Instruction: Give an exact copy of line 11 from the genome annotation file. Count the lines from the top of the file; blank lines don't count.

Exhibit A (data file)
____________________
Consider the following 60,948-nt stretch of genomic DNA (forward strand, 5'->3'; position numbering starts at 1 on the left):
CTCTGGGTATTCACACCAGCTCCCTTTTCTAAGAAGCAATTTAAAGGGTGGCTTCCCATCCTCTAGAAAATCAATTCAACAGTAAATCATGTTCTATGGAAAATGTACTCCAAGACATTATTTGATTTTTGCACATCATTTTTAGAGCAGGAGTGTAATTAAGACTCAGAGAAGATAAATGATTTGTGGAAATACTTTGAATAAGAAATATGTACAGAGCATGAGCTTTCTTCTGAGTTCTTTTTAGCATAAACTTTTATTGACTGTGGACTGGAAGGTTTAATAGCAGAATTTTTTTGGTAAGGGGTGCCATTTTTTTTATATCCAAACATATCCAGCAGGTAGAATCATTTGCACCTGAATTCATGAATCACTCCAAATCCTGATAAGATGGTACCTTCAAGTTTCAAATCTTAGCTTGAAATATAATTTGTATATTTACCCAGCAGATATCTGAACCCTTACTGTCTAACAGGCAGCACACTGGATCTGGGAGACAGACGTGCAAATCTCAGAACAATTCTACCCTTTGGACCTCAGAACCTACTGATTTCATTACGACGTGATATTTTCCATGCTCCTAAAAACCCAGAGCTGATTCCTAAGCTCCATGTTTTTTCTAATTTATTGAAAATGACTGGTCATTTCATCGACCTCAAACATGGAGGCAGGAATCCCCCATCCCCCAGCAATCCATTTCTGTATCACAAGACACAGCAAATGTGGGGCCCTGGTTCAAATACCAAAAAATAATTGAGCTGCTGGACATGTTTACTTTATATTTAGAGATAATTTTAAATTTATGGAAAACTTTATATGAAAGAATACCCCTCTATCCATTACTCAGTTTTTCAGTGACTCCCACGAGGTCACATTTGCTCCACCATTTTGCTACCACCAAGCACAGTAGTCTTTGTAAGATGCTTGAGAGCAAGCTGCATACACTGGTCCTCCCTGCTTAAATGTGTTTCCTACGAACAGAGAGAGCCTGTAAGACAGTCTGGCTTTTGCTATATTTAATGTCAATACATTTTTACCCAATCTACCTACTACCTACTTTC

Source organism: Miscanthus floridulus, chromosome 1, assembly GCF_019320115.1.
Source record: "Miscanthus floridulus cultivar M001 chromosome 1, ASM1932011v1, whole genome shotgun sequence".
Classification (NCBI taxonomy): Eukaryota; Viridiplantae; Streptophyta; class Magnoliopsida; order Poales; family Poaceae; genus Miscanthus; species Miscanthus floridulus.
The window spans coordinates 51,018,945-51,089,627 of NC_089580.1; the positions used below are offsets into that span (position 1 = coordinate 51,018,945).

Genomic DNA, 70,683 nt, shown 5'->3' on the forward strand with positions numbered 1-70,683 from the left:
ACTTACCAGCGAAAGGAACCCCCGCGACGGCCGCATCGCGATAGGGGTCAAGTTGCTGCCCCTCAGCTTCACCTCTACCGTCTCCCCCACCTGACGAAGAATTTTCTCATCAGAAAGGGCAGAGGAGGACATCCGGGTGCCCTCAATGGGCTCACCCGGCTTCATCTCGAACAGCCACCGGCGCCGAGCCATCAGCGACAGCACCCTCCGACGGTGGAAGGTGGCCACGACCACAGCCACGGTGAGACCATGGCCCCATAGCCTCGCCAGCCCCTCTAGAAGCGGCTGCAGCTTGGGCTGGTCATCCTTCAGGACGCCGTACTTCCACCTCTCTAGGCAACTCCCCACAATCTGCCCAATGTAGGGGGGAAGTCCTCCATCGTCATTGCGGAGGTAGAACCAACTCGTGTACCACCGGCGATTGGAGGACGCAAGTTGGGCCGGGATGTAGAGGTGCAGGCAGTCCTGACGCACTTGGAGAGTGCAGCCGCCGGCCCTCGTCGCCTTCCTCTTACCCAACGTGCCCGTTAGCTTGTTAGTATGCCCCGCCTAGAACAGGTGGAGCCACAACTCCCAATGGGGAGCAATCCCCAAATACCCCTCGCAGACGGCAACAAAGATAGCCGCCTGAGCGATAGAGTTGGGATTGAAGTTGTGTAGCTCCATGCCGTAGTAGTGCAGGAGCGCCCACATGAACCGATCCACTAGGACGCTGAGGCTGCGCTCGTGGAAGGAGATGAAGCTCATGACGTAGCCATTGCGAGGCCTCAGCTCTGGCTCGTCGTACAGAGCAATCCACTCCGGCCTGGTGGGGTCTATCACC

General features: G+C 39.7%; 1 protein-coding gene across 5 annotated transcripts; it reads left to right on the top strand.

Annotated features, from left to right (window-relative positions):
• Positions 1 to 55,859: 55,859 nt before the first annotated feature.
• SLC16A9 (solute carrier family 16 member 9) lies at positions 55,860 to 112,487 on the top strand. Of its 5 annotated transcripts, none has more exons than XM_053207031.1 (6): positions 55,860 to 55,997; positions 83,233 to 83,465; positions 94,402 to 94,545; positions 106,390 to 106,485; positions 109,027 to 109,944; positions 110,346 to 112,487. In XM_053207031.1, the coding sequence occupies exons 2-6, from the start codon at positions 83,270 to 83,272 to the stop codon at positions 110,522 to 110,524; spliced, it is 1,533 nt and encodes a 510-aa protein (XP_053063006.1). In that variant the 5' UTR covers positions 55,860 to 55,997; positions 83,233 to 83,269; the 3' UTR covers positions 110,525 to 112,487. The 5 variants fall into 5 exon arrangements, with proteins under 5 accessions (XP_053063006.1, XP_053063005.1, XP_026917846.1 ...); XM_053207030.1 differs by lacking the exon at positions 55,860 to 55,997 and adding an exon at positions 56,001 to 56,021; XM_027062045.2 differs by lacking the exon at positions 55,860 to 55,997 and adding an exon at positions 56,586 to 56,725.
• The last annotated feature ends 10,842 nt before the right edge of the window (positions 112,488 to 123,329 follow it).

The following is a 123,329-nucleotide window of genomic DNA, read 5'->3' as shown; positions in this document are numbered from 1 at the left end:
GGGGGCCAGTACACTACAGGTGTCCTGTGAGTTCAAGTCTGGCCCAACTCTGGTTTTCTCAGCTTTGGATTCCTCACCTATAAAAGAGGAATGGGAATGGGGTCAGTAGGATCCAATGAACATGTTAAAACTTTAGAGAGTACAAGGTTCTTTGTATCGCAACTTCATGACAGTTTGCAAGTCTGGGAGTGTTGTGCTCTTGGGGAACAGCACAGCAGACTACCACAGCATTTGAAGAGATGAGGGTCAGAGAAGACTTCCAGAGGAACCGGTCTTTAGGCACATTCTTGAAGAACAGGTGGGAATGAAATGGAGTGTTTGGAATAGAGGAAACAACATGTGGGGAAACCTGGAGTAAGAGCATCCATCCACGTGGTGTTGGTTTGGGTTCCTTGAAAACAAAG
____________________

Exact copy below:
• Positions 1 to 55,859: 55,859 nt before the first annotated feature.